Jennifer O’Connell: Headphones have become our new office cubicles
Now, if I forget to bring a pair to the office, I’m liable to turn the car around
I like a giant pair that sit on my head like a bright, white Do Not Disturb Sign on my imaginary office door. Photograph: iStock
They’re suddenly everywhere. They crept up on us, completing the trajectory from edgy to essential in record time, like smartphones 13 years ago, or mullets and Converse in the 1980s.
You’ll spot someone browsing the bread aisle, apparently deep in conversation with themselves about how the tests all became negative, or how someone in their life has “become a lazy little fecker this year”. A second later you see them, protruding discreetly from the wearer’s ears like a pair of space age matchsticks.
I bought myself a pair just before Christmas. Not €300 AirPods but a cheaper, Chinese homage to them.
I still haven’t committed. I keep worrying they’re going to slip out, and when I push them back in, the tap of my finger ends my call, or pauses the podcast. I talk too loudly on them, not quite trusting that such a tiny microphone will really convey the passion I feel for the subject of whatever call I’m on. I think I prefer a more declarative set of headphones, a giant pair that sit on my head like a bright, white Do Not Disturb Sign on my imaginary office door.
Still, they’re a small miracle, these miniature, wireless earphones that are suddenly a ubiquitous part of the commuting office worker’s survival kit.
It’s only a few years since I remembering being worried that I’d seem less than committed if I wore headphones at work. Now, if I forget to bring a pair, I’m liable to turn the car around.
It is one of the strange absurdities of modern office design that it is so badly suited to all of the things it is supposed to facilitate: focus, collaboration, space, freedom. Things like work.
Face-to-face interaction in the office has all but vanished. In the tyranny of the open-plan office, headphones have become our new cubicles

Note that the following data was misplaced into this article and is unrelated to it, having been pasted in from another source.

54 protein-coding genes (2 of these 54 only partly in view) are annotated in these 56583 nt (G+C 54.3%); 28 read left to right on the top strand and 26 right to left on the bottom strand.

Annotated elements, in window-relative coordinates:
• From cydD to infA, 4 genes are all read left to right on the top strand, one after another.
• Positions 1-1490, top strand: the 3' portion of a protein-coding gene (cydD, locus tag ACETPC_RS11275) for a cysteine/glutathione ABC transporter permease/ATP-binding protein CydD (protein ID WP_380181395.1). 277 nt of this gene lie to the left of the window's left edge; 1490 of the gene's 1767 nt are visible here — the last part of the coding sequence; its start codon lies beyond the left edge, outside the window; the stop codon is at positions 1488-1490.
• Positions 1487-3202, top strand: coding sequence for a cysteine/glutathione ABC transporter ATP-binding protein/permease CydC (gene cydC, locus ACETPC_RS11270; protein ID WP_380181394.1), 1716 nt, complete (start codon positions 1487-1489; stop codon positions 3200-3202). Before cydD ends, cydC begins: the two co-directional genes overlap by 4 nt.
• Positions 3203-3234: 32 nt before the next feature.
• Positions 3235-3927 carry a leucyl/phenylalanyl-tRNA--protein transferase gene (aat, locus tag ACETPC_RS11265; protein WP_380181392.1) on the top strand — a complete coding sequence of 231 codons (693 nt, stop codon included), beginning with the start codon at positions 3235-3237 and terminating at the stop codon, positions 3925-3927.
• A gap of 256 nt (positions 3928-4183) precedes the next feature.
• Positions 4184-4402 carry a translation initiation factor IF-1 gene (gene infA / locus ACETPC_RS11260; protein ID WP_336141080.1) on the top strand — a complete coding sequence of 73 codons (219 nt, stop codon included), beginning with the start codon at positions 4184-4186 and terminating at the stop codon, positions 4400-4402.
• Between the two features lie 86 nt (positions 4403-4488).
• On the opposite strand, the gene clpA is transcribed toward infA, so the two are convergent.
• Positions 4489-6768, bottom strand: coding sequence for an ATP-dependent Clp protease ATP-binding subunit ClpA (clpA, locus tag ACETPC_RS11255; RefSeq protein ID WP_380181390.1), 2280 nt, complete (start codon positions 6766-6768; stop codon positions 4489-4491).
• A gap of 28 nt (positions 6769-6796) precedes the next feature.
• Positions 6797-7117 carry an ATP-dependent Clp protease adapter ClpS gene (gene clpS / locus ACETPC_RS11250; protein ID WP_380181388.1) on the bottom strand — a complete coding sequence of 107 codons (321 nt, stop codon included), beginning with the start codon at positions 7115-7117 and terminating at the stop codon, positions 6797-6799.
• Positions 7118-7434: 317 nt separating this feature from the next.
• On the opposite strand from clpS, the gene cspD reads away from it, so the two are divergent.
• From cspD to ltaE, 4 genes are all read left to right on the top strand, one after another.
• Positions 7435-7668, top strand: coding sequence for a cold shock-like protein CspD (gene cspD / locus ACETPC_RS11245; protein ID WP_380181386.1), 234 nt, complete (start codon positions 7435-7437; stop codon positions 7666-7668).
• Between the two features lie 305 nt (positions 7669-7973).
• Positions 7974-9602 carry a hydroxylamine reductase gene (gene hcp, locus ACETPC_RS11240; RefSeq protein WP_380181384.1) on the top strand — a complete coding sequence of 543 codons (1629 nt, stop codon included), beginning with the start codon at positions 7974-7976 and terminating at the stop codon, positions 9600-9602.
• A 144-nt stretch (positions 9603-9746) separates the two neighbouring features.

As a piece in The Atlantic last year observed, the pitch from designers pushing the open-plan office in the early days was twofold. “Physically separating employees wasted space (and therefore money), and keeping workers apart was bad for collaboration.” The open-plan office promised to solve all of that at once.
It was, of course, a hollow promise. A study published by the Royal Society in 2018 found that, “contrary to common belief, the volume of face-to-face interaction decreased significantly (approx 70 per cent)” in corporate settings that recently transitioned to open-plan set-ups.
The researchers found that, rather than “prompting increasingly vibrant face-to-face collaboration, open architecture appeared to trigger a natural human response to socially withdraw” and send an email instead. The more tightly people are packed together, the more inventive they become about carving out some private space for themselves and others. Enter headphones.
Newsrooms have always been a bit different, tending towards the open plan even before it was a thing. My first job was in one that was fairly typical: a dusty space of newspaper mountains and DOS computers, where people bellowed into landlines and research involved hitting the phone, or wandering over to the desk of a more experienced colleague. The constant chaos promised its own kind of anonymity. It faded into a kind of white noise that made for the perfect backdrop for deep work and offered a degree of privacy. Or so you’d think.
One long-ago summer, I planned my entire wedding from my desk, making urgent calls to the then-boyfriend to discuss guest lists, the necessity of red carpets and sugared almonds wrapped in tulle. I must have done some work during that summer too, but I can’t remember any.
When the then-boyfriend came to join us for office drinks, the colleague who sat on the other side of our shared partition took him aside. Don’t go through with it, the colleague advised. She’s an absolute nightmare. (Reader, the then-boyfriend ignored him and went on to become the now-husband. And happily for all three of us, the Bridezilla phase was shortlived. Still, whenever we meet that former colleague, he looks astonished to see us together.)
We used to take it for granted that working close to someone necessitated becoming intimately acquainted with their views on tulle as an appropriate wrapping for sugared almonds, or listening in to their bedtime calls to their small children, or knowing that their partner was making cauliflower mash for dinner. Now that mobile phones and wireless headphones have made privacy possible again, overhearing more than a snatch of someone else’s conversation feels like an affront to us both.
But headphones have brought with them a whole raft of thorny etiquette dilemmas. If your colleague’s Air Pods are permanently in, is it appropriate to interrupt them? Is it more polite to tap them on the shoulder, or park yourself in their field of vision? It’s all so tricky, we just send an email instead. And so, face-to-face interaction in the office has all but vanished. In the tyranny of the open-plan office, headphones have become our new cubicles.
Maybe the answer isn’t to develop a new etiquette around headphones, but a new etiquette around offices. What if remote working really became the norm, rather than the exception? What if the future of office design was no office at all?